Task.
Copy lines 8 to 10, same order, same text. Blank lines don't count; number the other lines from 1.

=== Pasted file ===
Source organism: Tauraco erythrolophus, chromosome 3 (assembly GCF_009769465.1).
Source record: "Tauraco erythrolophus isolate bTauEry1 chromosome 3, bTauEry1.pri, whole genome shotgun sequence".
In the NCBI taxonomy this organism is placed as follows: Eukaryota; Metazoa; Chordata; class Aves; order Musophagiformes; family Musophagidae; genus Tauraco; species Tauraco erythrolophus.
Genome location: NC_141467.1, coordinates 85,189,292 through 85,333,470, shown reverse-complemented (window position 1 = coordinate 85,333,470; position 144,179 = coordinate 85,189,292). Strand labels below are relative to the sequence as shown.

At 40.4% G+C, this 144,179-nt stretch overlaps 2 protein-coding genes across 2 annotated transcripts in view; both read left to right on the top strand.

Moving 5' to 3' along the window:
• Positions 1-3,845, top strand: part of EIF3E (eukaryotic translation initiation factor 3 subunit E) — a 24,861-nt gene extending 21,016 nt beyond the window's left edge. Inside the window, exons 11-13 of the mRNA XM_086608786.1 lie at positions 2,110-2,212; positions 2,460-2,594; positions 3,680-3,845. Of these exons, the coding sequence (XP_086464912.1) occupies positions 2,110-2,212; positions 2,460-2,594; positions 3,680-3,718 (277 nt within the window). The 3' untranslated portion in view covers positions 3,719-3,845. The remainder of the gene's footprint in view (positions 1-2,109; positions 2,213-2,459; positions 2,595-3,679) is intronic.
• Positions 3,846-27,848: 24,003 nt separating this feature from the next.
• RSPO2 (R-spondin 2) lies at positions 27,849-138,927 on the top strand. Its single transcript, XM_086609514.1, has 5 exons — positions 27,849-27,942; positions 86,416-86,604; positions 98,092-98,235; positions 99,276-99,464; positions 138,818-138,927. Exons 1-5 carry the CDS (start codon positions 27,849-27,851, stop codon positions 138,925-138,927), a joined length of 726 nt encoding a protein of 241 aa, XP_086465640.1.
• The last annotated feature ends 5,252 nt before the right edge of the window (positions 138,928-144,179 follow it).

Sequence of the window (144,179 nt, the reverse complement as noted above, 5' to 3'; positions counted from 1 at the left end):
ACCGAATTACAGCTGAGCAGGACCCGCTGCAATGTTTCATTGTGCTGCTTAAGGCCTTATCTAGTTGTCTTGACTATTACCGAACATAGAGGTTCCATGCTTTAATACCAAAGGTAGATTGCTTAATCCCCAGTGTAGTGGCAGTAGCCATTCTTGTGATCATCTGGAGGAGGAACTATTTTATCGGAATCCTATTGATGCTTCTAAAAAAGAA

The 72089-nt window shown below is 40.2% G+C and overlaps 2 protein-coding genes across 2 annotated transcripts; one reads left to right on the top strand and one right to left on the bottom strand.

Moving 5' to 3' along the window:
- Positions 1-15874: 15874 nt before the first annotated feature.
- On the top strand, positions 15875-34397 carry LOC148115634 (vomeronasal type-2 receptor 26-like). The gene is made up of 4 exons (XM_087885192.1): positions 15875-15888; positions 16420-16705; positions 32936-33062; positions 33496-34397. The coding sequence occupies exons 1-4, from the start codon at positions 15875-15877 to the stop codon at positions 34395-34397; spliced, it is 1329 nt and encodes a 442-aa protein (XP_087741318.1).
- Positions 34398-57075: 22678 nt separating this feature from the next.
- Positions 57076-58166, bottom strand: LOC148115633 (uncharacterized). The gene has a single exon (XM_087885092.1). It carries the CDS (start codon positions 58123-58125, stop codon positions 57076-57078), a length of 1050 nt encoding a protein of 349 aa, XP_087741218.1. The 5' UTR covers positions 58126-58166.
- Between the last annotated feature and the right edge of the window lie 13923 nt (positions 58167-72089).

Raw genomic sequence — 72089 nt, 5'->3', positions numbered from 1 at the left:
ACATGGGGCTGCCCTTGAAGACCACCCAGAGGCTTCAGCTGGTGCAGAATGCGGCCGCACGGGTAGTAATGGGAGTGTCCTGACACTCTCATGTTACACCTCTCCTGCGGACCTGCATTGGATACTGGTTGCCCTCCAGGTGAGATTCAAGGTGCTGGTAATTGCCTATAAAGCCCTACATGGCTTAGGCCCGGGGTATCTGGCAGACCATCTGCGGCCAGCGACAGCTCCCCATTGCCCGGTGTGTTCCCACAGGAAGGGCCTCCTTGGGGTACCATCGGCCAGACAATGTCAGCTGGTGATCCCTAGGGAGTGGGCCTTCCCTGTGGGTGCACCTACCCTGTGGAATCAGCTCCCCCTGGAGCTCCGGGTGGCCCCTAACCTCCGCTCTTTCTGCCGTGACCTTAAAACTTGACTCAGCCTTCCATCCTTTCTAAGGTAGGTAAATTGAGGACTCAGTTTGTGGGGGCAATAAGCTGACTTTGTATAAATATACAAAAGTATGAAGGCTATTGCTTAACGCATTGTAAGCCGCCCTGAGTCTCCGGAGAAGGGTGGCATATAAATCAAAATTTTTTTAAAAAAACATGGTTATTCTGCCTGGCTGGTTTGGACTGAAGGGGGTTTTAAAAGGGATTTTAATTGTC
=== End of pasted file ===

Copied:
• Positions 3,846-27,848: 24,003 nt separating this feature from the next.
• RSPO2 (R-spondin 2) lies at positions 27,849-138,927 on the top strand. Its single transcript, XM_086609514.1, has 5 exons — positions 27,849-27,942; positions 86,416-86,604; positions 98,092-98,235; positions 99,276-99,464; positions 138,818-138,927. Exons 1-5 carry the CDS (start codon positions 27,849-27,851, stop codon positions 138,925-138,927), a joined length of 726 nt encoding a protein of 241 aa, XP_086465640.1.
• The last annotated feature ends 5,252 nt before the right edge of the window (positions 138,928-144,179 follow it).